Three days of traversing the Dolomites has quite literally left me speechless.
Day 1 Bormio to Lana The road down from the top of Stelvio. Peter drove over the pass and then joined the cyclists for a leisurely 70km along the bike paths through the apple orchards (more about apples later). I got quite lost – really need to update the Navman – not helped by the fact that here in the South Tirol, roads (and everything else have a split personality, Italian one day, German the next!
The man in the hotel in Lana, when asked if he needed the details of the car I’d left in his car park, pulled up his nose and said “no, I saw it, it’s the Italian one”. I was left wondering how on earth a Skoda station wagon is “Italian” until I realised most of the others in the car park had German number plates! He expanded on his views when Peter checked in a couple of hours later… This area, the Italian “just TOOK it, just like that” snaps his fingers… “Just like Putin just TOOK Crimea, they just took it”. Okay then. Anyway, I’m much more comfortable in my broken German than in broken Italian.
Meals that night were outrageously gigantic in the restaurant / pub down the road. Apparently wine is a foreign concept… All menu items came with a beer match suggestion, but we had a choice of only 2 types of red wine – we sampled both and were sad to have left Nebbiolo country behind us (but fortunately a few bottled stashed back in the room for emergencies).
Day 2 From Lana to Selve di Val Gardena (full name specially for you, Willy Sussman) I was on driving duty. For the cyclists, a long slow ride through the valleys and then up up up into what is a ski resort (where I’d managed to find a hotel that was so far up the ski slopes that there was a somewhat unnecessary climb at the end of the ride. Rewarded by this view from the hotel room window of the glorious pink Dolomites.
With the day pretty much to myself, I unpacked ALL of the luggage into our room, set up a little birthday surprise for Don…
The restaurant across the road from from our lodgings was the perfect place to celebrate Don’s 76th birthday, which we did with style. For me smoked duck prosciutto (rivalling my other new culinary discovery – swordfish carpaccio, from the hotel in Bormio), followed by gnocchi with Gorgonzola… I didn’t join the boys in dessert (though the warm fresh raspberries with ice cream smelled scrumptious). Best of all, the perfect waiter… One of those wonderful Europeans for whom serving in a restaurant is a career, and one he is very very good at. Great wine and food advice, just enough banter but not too much, indulging our bad German and Italian before gently revealing that actually his English is pretty good, humouring Don’s sometimes unconnected questions or remarks… All in al, a great night out.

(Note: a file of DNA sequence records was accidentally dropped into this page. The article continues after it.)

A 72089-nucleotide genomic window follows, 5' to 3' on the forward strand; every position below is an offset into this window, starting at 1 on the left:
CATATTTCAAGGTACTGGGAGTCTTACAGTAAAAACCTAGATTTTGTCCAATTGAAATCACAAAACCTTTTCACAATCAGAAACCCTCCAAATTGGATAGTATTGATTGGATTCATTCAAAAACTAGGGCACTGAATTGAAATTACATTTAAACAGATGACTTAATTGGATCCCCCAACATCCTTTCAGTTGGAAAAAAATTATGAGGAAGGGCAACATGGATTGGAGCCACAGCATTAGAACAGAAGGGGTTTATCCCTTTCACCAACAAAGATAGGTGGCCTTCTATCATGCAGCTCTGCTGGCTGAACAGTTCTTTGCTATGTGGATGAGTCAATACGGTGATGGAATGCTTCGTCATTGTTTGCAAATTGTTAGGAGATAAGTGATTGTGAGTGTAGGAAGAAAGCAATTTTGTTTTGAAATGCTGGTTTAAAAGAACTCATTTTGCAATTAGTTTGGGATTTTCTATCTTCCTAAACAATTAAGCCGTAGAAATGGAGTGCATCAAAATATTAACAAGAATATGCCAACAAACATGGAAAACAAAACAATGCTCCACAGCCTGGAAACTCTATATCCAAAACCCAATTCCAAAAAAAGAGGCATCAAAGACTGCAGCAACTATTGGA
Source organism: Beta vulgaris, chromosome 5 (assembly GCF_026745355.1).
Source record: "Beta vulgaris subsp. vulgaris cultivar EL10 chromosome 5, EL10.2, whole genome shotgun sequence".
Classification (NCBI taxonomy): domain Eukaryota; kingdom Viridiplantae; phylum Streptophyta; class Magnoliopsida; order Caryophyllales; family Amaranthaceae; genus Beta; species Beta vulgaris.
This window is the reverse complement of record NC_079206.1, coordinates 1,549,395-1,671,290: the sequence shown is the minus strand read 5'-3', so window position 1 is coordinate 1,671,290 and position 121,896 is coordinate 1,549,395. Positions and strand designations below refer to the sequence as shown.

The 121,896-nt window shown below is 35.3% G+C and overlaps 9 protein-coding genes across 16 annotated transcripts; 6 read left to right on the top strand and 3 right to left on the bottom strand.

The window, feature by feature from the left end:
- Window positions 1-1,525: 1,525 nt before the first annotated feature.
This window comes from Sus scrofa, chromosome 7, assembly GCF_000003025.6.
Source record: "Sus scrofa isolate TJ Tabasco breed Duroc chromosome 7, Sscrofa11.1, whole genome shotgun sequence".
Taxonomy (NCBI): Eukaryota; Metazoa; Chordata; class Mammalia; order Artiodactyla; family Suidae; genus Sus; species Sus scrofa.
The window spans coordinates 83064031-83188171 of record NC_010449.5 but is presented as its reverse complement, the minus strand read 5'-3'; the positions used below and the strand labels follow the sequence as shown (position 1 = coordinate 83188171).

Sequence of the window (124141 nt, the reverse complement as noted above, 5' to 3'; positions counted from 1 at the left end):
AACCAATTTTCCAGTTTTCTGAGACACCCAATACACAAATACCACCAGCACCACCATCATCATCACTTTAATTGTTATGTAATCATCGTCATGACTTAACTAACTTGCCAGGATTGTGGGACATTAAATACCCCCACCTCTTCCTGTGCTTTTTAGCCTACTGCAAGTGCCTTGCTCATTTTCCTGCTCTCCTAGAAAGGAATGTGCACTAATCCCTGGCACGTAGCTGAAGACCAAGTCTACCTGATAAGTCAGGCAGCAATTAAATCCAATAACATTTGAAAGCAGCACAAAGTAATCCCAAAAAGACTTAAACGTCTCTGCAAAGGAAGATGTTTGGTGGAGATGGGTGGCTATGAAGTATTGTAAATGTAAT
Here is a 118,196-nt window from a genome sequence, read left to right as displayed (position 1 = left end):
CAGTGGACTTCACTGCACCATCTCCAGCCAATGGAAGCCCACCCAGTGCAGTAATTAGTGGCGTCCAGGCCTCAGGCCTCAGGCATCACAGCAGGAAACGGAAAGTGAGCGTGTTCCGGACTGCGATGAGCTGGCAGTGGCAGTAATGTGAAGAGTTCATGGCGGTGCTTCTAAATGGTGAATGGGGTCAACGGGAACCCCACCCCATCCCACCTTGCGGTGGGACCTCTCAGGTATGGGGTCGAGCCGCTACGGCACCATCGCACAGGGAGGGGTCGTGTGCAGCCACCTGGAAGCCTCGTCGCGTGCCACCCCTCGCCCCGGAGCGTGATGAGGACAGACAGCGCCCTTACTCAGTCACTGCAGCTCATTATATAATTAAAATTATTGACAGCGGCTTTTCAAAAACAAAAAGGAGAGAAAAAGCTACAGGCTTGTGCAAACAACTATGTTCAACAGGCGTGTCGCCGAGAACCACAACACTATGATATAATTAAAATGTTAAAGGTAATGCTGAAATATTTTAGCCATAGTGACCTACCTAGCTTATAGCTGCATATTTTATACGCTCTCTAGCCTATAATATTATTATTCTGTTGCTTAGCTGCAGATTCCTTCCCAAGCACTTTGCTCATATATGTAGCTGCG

Day 4: Gardena to Cortina. Maybe it was the big dinner, or the altitude, or the biggish ride the previous day. Having waved the cyclists goodbye – all four of them – I was no sooner round the first of what was to be an unexpectedly large number of hairpin bends than I was waved down by a forlorn Peter sheltering under a sign at the side of the road. Seems the lungs are still not quite up to riding 3 days in a row.
Plus was that I got to sit ogling the scenery from the passenger seat, while he drove (with regular stops to allow the others to don their warm gear for the downhills, and shed it again for the next climb.
A very weary bunch of riders arrived in Cortina mid afternoon, and by 5.30pm we were desperately seeking dinner – not an easy ask in a town where at that time mostly all that is on offer is cakes, ice cream and beer! A small, quite basic and very expensive pizzeria rescued us from a rush of low blood sugar grumpiness… And by 730pm all were back in their rooms (Alistair having decided he was no longer sharing with Don) and some, I believe snoring soundly by 8!
So finally, back to the apples, and back to the very first day of our journey. From the moment we left Lake Como, and all the way through the Gardena, the valleys are awash with the yellow and red of fresh ripe apples waiting to be harvested. The volumes are overwhelming… One packhouse we passed was as large as a small village! I could not help but wonder at the fact that New Zealand actually exports apples to Europe, and quite successfully so. Yes, we fill their “off season” – but unless you’re an apple aficionado, you will probably be quite happy with the local ones kept in cool stores for a year round supply. The importance of our pip fruit innovation programme… Constantly developing new varieties to meet and to generate new tastes – it’s absolutely critical. I was again pleased to have played a small part, through one of my best research projects ever, in helping to shape the development priorities for that programme.
Because honestly, beautiful as they look, these apples are, to eat, not a patch on our fantastic Pacific Rose, Lemonade, Jazz and other varieties, not to mention my very favourite bite sized Rocket apples!
So here I am in Cortina for the next six days. A town completely dedicated to VERY fit and active pursuits. If you’re not here to ride (road or mountain bikes), hike or rock climb, the man in the information centre is pretty much at a loss as to what to suggest. Fortunately I am perfectly happy to wander, with my book, my note pad and my knitting; and of course my shiny new camera that I am getting to know a little better each day.